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    Re: Navigating Around Hills and Dips in the Ocean
    From: Geoffrey Kolbe
    Date: 2003 Aug 16, 18:27 +0100

    At 22:29 13/08/03 EDT,David Hoyte wrote:
    >        The joint NASA-German GRACE project has released the most
    > accurate map yet of Earth's gravity field. It shows Gravity Anomaly,
    > (mGal), on a global map at the URL:
    > http://photojournal.jpl.nasa.gov/catalog/PIA04652
    >        These gravity anomalies cause the geodic heigh of the ocean's
    > surface to vary around the world by up to 200 meters, 650 feet. Ref:
    > http://www.csr.utexas.edu/grace/publications/press/03-07-21-ggm01-nasa.html
    Sharing the skepticism of many that the mean ocean height can really vary
    by up to 200 metres world wide, I went and had a look at the cited web
    site, and a few others that I could find that actually showed maps of mean
    sea level.
    The first thing to note is that what is actually said at
    is the following:
    "....a precise definition of Earth's geoid, an imaginary surface defined
    only by Earth's gravity field, upon which Earth's ocean surfaces would lie
    if not disturbed by other forces such as ocean currents, winds and tides.
    The geoid height varies around the world by up to 200 meters (600 feet)"
    Note that it does not say that the _oceans_ surface varies by up to 200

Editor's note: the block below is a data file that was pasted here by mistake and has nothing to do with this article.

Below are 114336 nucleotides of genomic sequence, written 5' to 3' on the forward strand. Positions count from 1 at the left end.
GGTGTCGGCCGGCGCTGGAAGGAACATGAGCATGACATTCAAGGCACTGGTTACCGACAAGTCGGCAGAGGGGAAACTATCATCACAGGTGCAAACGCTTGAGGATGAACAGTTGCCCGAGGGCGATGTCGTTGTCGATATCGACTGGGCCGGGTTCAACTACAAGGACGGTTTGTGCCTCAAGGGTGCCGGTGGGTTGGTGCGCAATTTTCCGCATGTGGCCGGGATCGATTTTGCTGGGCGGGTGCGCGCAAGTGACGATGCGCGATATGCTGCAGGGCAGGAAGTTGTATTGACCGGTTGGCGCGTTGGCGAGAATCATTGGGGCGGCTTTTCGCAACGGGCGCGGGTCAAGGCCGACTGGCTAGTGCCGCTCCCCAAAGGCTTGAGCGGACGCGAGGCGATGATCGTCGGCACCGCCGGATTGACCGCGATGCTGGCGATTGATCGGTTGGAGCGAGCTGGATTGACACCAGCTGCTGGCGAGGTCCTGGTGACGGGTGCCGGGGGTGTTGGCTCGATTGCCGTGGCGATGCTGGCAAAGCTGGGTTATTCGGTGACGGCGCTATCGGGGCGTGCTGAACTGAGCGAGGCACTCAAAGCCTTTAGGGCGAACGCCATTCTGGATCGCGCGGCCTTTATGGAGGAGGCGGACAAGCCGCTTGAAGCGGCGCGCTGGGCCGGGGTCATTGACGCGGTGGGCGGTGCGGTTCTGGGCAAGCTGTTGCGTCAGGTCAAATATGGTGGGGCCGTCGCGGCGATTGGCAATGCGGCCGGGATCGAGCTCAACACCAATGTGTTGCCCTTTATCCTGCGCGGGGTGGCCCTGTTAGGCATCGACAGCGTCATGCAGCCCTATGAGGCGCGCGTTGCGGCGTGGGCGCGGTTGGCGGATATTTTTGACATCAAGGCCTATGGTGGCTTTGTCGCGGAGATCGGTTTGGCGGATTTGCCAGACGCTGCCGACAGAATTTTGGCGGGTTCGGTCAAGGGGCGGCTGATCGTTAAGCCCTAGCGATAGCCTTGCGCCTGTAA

metres, as David Hoyte reports. The Earth's geoid is not just confined to
    the oceans. The Himalayas, for example, would raise the Earth's geoid by a
    goodly amount.
    For a map of the lows and highs of the ocean's surface, see:
    But there seems to be an anomaly in the map shown. The map of the world
    (shown on the left) is colour coded and there is a colour scale to the left
    of the map which ranges from +80 to -80 metres. This would seem to accord
    with David Hoyte's statement that the mean surface of the oceans does vary
    by up to 200 metres. But the map on the right is a detailed blow up of the
    Indian Ocean. This is also a colour coded map, but the scale to the right
    of the map only ranges from +5 to -5 metres. This map shows a range in
    height over the Indian ocean of around 10 metres, whereas the large world
    map shows a variation of at least 80 metres for the same region. There
    would appear to be an error here somewhere.
    A visit to: http://www.deos.tudelft.nl/altim/atlas/indian/mss_010.html
    shows another map for the mean sea surface for the Indian Ocean which seems
    to also show a variation of around 10 metres or less.
    Does anybody have any other links to Mean Sea Surface maps?
    Geoffrey Kolbe.

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